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US weighs options as Lebanon’s allies move to assist military

The Pentagon and State Department are exploring "creative ways" to help the Lebanese armed forces offset their costs amid financial crisis.
Gen. Joseph Aoun

The State Department notified Congress last week of a plan to grant the Lebanese armed forces an additional $15 million in foreign military funding, bringing the fiscal year's total to $120 million.

The funds, to be drawn from the overseas contingencies operations budget, will cover spare parts to maintain US-made military equipment as well as longer-term support for Lebanon's border security and counterterrorism operations.

But US aid alone may not be enough. The Lebanese military's top commander, Gen. Joseph Aoun, has been sounding the alarm for months about the army’s inability to adequately pay the more than 80,000 troops under his command.

Lebanon’s currency has lost 90% of its value since late 2019, leaving the country with worsening food, fuel and electricity shortages from which the armed forces are not exempt. The country’s financial implosion is likely to be among the worst the world has seen in 150 years, the World Bank said earlier this month.

The increase in US support was discussed during a mostly virtual meeting between Aoun and Pentagon and State Department officials in Beirut last month.

Led by C.S. Eliot Kang, the State Department’s top official for arms control and international security, the US side laid out a five-year plan to build up the Lebanese military, borrowing from the policy playbook for Egypt and Jordan.

For the Lebanese Armed Forces (LAF), the needs are urgent: spare parts, tires, food, gasoline and other basic necessities. 

Aoun publicly warned in March that his soldiers were “suffering and hungry” and spoke of growing discontent in army’s ranks after the government slashed the Lebanese military's funding. 

“What do you plan to do? ... Do you want the army or not?” Aoun admonished Lebanon's political leaders, who have been unable to form a government.

The Lebanese armed forces have pushed back on reports of desertions, but fears that its ranks may soon begin fracturing — as they did during the civil war that began in 1975 — have added to the urgency of the moment.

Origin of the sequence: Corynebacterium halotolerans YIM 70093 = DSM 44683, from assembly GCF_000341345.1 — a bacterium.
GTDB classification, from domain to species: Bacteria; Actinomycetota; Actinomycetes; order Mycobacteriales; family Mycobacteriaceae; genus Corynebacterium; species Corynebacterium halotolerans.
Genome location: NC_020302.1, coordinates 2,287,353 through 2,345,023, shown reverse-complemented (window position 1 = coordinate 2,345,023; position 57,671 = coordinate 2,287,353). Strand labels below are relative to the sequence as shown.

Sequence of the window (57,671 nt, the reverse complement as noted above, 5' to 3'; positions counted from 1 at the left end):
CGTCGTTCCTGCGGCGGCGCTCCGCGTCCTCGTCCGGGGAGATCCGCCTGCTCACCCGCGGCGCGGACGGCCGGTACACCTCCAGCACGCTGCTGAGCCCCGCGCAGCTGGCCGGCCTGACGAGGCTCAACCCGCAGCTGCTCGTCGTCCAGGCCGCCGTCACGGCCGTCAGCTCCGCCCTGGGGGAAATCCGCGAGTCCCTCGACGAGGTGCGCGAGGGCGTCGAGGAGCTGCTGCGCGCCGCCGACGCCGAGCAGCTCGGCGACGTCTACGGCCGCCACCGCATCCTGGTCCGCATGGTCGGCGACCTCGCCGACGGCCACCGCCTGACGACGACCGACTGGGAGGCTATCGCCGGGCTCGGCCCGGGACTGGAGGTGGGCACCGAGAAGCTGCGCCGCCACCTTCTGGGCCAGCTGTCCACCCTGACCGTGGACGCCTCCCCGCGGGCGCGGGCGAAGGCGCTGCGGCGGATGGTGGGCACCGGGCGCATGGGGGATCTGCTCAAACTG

A year ago, Lebanon's military announced it would stop serving meat to its personnel amid food shortages. Monthly salaries have dropped eightfold to roughly $100 for soldiers, while many officers now earn roughly $400 per month.

Aoun said Tuesday that he was ready to “go to the ends of the earth” to obtain assistance from governments abroad “so that the army can remain on its feet.”

Meanwhile, Lebanon’s allies increasingly view the country's armed forces as the sole institution with broad enough popular legitimacy to prevent state collapse.

The Biden administration is weighing options that could help the Lebanese military pay its troops’ salaries, according to an official who requested anonymity to discuss the matter.

Experts say the aid cannot come fast enough. “There needs to be some sort of cash assistance,” said Randa Slim, director of the conflict resolution program at the Middle East Institute in Washington.

Despite support from some in the Pentagon and an apparent green light from congressional Democrats last month, Washington’s ability to directly fund the Lebanese armed forces remains limited by the Arms Export Controls Act and other legislative restrictions.

The Pentagon “is working closely with interagency and international partners exploring ways to provide additional emergency support” to the Lebanese armed forces, spokeswoman Cmdr. Jessica McNulty told Al-Monitor via email.

“The Defense Department and Department of State are exploring whether there are creative ways to help the Lebanese Armed Forces offset the costs … of salaries,” she wrote. She said one way of doing this could be by supporting some of the Lebanese military's other operational costs.

With no end in sight to the political wrangling preventing a potential International Monetary Fund bailout for Lebanon, the US administration has turned to allies to keep Aoun’s forces afloat for now, encouraging Gulf states to engage with Beirut and urging Israel’s new government to be more flexible in its maritime hydrocarbon dispute with its neighbor to the north.

On Thursday, France’s Defense Ministry convened a virtual donors’ conference of the International Support Group for Lebanon, including the United States, Russia, China and a number of Gulf states in hopes of raising tens of millions of dollars to prop up the Lebanese armed forces.

While the outcome of the meeting remains unclear, France, Egypt, Oman and Morocco have already sent tons of food to the Lebanese military.

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